Taking a cue from a good friend, I decided to start the day by drawing a Tarot card — something I’ve not done in ages, but that’s another discussion.

I was hoping for something light and airy, inspirational. A card that would stimulate my creativity and help me launch into a particularly productive and joyful week. But that’s not the card I drew. Instead, the card that came into my hands was Judgement (20).

Yeah, I never have been one to start with the easy stuff.

The Judgment card is about a day of reckoning. It speaks to self-judgment, and how our own real freedom comes from the choice we make to forgive ourselves. This is a card about making difficult choices, about how we meet the challenges and opportunities that come our way, and about the Final Judgment of our lives as a whole — how we have chosen to use our time here on Earth.

So what does a Tarot card have to do with living a sustainable life?

There are times that I don’t know how to start a project and so I end up wasting a lot of time considering each possible approach from every angle — not actually trying any of these, but just examining them. I’ve spent too much of my life being afraid of “doing it wrong” or making a mistake or unintentionally offending someone, and I’ve often missed out on real living. This includes my efforts to bring myself into greater harmony and better symbiosis with the planet I’m living on.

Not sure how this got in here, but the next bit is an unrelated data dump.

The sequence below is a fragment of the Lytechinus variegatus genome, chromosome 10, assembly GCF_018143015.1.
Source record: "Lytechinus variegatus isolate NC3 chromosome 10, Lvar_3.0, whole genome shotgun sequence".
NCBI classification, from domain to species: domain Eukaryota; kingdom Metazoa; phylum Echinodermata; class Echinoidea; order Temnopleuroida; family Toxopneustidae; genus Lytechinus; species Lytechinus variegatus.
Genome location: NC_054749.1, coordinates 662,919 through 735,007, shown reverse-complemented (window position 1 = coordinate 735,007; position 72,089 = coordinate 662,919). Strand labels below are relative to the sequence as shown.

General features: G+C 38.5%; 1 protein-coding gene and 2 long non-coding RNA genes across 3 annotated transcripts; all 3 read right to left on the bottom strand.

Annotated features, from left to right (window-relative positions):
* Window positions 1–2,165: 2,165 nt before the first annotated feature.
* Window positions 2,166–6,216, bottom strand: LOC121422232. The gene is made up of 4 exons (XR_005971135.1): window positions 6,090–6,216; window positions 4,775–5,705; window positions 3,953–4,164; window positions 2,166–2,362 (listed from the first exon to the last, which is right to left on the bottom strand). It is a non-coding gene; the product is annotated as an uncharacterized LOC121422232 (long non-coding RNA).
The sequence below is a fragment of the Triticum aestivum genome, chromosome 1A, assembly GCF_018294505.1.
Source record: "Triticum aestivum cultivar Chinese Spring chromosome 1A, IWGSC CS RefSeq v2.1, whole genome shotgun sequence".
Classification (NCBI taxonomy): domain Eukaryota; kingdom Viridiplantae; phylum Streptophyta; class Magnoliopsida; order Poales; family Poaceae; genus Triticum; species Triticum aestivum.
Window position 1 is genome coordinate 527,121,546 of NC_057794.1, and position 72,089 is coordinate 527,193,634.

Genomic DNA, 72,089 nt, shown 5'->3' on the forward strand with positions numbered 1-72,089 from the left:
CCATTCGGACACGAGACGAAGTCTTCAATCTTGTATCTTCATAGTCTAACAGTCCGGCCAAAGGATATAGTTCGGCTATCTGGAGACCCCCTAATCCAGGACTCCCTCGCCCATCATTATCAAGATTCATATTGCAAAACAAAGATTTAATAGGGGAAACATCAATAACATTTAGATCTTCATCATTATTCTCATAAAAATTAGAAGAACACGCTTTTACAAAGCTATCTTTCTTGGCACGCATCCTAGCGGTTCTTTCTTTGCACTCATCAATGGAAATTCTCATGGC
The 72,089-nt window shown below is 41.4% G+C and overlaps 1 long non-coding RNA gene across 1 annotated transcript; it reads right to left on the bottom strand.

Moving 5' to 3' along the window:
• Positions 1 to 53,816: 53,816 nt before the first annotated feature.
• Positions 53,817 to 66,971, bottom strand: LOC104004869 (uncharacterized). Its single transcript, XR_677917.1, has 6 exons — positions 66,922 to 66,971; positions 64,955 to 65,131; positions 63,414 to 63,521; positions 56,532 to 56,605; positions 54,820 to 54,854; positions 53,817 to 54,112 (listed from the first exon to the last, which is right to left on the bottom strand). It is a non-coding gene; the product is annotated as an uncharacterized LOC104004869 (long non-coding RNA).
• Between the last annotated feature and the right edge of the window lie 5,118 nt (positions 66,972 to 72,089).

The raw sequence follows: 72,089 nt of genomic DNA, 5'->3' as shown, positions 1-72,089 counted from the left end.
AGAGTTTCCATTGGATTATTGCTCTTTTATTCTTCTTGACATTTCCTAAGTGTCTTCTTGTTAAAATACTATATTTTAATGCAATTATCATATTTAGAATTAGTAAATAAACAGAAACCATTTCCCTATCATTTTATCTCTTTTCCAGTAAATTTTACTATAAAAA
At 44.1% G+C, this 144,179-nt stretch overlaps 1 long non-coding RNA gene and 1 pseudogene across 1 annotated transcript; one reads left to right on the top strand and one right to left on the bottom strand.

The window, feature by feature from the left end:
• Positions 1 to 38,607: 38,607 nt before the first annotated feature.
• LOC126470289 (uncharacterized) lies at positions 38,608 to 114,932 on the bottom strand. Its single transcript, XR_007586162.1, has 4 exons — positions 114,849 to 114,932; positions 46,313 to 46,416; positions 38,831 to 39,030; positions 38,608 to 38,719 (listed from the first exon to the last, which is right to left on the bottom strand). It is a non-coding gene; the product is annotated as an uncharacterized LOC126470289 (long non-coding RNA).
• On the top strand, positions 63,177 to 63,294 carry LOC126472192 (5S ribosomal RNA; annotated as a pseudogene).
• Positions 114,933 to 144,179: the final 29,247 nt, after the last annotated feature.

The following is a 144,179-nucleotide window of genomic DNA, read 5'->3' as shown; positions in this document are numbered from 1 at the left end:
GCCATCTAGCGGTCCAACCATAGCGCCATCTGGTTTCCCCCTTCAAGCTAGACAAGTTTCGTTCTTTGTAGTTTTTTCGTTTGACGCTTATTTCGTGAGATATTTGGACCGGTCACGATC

I get overwhelmed with choices. If I sign up for renewable energy through Portland General Electric, what does that really mean? Aren’t they still burning coal to generate most of their electricity? Is it a scam, or does it make a positive difference? Or should I build a small electric generator with an exercise bike, and then run my laptop computer and printer off a car battery that I can charge up? Am I really using the best power strips to help conserve electrical usage? Mine are kind of old, but should I replace something that still works, even if a better model exists?

And so on. I spend way too much time worrying about making the wrong choice, both in environmental terms and in life in general. With so many questions and concerns competing for attention, it’s easy to get exhausted just considering the possibilities, and then not have any energy left over to actually do anything about them. The result is that I don’t make as many changes or as much progress as I can, and then I judge myself — often rather harshly — for not doing better.

The Jewish High Holidays are fast approaching. Last year, I wrote about making Yom Kippur a day of “green atonement,” of recognizing where I’d failed the environment during the previous year, and deciding how I could do better over the next twelve months. I’ve not completely failed in my efforts to be a better “eco citizen,” but I don’t know that I’m a shining example of hope and inspiration either.

The good news is that each new year — and every new day — brings another opportunity to try again, not only to try to do better in my relationship with and my impact on the environment, but also to lighten up on the self-judgment so I don’t end up paralyzing myself into inaction and futility.